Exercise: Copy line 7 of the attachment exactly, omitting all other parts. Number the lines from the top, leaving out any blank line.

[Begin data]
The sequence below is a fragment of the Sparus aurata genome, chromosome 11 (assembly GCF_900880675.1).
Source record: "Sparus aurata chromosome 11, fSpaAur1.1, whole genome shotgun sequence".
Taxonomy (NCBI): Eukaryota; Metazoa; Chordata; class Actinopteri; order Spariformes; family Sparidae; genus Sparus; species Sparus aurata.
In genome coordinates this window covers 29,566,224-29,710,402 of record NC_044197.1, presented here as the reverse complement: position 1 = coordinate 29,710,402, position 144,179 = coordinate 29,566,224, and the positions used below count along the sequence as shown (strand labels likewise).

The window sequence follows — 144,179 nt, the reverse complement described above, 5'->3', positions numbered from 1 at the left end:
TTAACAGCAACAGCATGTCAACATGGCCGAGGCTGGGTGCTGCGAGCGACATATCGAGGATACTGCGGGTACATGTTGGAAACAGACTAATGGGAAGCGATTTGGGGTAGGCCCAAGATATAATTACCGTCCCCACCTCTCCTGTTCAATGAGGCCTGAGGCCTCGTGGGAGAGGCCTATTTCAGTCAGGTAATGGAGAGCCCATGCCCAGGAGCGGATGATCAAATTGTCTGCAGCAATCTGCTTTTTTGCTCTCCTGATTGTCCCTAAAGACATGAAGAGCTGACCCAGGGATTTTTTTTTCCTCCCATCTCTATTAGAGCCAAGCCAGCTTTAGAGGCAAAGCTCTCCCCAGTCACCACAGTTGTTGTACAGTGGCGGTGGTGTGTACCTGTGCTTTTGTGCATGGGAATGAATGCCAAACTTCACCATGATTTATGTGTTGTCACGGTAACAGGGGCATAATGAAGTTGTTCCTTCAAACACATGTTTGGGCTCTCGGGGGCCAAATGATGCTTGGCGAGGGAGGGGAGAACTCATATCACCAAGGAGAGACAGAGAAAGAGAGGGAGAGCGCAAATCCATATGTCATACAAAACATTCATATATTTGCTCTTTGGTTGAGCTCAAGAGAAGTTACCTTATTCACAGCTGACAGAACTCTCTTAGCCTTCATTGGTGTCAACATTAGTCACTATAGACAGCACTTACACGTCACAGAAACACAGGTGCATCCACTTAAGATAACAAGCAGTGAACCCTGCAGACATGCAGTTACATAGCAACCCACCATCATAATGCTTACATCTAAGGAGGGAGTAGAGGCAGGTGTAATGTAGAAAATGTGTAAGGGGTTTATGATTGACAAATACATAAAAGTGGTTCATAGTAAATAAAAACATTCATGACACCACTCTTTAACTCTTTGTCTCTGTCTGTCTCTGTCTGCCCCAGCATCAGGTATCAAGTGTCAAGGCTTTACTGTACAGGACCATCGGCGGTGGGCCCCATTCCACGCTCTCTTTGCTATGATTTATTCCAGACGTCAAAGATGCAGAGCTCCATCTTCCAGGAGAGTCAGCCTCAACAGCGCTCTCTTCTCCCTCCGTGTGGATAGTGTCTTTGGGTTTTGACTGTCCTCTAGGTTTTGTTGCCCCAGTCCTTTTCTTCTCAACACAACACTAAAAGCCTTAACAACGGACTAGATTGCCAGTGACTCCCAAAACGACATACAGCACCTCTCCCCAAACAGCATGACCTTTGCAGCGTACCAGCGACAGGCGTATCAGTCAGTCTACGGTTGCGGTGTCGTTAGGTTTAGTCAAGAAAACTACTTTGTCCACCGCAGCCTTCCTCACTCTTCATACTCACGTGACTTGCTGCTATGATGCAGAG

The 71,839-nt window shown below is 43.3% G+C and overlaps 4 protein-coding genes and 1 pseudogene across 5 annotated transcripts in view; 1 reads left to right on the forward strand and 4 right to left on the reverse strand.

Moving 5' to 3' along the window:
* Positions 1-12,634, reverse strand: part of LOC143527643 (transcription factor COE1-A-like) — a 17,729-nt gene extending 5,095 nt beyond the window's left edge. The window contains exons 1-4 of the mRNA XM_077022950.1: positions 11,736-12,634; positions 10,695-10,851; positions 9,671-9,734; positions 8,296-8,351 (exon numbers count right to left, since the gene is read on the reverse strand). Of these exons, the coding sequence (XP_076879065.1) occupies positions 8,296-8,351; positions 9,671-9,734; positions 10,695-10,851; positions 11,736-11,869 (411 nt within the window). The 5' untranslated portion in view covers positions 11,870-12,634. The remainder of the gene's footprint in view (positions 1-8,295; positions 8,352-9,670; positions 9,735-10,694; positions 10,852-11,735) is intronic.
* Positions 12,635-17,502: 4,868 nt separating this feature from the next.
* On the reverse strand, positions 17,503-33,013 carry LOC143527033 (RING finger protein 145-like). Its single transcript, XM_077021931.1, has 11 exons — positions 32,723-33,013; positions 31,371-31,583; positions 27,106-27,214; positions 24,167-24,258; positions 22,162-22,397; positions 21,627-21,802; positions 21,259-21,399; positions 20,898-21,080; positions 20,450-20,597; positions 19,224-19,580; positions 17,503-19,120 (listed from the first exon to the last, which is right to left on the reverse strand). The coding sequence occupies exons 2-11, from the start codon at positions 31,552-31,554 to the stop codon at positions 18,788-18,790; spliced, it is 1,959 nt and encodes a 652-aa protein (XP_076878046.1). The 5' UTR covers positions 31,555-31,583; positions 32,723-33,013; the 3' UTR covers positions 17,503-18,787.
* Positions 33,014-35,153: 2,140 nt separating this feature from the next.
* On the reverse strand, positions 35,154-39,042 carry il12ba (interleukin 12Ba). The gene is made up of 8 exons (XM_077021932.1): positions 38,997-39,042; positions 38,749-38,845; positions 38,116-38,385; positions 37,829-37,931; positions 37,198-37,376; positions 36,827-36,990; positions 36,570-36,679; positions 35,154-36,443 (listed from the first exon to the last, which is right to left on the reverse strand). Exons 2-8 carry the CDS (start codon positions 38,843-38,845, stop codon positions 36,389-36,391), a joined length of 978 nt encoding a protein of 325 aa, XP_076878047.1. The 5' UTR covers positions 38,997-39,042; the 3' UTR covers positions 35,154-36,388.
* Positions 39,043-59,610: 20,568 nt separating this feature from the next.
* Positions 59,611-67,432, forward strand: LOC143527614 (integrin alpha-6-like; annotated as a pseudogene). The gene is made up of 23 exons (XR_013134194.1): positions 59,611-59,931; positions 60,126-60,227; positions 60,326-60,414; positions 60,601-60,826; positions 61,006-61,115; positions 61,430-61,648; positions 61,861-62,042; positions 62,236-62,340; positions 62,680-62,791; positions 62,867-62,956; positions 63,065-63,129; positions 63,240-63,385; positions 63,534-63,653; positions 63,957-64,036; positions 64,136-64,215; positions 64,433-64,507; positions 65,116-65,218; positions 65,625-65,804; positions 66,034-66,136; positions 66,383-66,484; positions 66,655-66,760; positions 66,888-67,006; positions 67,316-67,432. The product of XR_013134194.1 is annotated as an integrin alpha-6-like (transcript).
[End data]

The 71,839-nt window shown below is 43.3% G+C and overlaps 4 protein-coding genes and 1 pseudogene across 5 annotated transcripts in view; 1 reads left to right on the forward strand and 4 right to left on the reverse strand.